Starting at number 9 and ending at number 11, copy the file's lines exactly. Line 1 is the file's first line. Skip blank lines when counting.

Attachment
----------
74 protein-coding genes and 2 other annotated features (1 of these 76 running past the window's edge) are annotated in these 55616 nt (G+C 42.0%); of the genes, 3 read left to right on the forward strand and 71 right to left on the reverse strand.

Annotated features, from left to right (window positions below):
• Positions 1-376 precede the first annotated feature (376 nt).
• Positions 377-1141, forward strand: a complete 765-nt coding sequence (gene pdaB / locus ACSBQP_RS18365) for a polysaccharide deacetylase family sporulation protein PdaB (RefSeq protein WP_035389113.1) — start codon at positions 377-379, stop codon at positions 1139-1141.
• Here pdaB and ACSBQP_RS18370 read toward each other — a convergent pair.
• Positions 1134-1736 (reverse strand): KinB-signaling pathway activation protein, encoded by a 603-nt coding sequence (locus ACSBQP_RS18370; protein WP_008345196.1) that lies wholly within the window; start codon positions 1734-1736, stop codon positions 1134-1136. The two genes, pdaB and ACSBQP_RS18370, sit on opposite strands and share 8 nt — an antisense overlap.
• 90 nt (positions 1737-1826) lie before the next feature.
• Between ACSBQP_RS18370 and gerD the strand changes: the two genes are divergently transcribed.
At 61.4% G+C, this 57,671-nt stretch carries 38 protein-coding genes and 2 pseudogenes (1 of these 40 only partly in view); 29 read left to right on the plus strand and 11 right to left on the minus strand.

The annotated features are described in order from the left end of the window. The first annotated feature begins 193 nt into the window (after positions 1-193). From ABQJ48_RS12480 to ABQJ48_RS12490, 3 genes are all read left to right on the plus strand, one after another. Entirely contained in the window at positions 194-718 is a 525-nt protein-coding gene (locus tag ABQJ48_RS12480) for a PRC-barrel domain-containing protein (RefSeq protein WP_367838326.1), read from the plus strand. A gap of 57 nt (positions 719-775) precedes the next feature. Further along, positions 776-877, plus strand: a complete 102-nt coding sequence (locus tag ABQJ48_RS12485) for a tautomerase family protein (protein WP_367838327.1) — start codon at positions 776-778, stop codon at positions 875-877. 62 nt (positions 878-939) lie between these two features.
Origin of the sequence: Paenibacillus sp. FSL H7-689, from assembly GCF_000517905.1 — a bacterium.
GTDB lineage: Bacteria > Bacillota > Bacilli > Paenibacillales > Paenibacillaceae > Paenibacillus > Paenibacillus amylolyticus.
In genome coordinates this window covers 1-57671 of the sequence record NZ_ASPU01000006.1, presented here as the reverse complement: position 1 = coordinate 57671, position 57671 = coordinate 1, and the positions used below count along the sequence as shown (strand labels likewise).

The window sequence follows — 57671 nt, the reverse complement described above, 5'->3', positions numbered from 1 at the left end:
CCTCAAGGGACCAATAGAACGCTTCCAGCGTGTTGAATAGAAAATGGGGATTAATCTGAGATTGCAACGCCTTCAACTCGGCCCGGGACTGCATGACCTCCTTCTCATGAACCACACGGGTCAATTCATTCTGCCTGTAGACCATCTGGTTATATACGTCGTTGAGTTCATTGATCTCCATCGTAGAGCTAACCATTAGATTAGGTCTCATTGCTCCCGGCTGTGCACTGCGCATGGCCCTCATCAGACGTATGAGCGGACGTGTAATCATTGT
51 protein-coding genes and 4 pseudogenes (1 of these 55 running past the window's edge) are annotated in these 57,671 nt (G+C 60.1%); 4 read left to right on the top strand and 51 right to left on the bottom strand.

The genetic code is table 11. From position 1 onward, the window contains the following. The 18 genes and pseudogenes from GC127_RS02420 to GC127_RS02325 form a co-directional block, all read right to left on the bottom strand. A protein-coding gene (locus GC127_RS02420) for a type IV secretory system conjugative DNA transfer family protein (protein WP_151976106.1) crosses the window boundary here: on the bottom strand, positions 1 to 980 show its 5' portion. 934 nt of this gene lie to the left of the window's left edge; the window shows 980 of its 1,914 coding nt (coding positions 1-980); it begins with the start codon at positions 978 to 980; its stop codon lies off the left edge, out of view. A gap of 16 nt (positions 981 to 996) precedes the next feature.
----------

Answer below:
At 61.4% G+C, this 57,671-nt stretch carries 38 protein-coding genes and 2 pseudogenes (1 of these 40 only partly in view); 29 read left to right on the plus strand and 11 right to left on the minus strand.

The annotated features are described in order from the left end of the window. The first annotated feature begins 193 nt into the window (after positions 1-193). From ABQJ48_RS12480 to ABQJ48_RS12490, 3 genes are all read left to right on the plus strand, one after another. Entirely contained in the window at positions 194-718 is a 525-nt protein-coding gene (locus tag ABQJ48_RS12480) for a PRC-barrel domain-containing protein (RefSeq protein WP_367838326.1), read from the plus strand. A gap of 57 nt (positions 719-775) precedes the next feature. Further along, positions 776-877, plus strand: a complete 102-nt coding sequence (locus tag ABQJ48_RS12485) for a tautomerase family protein (protein WP_367838327.1) — start codon at positions 776-778, stop codon at positions 875-877. 62 nt (positions 878-939) lie between these two features.
Origin of the sequence: Paenibacillus sp. FSL H7-689, from assembly GCF_000517905.1 — a bacterium.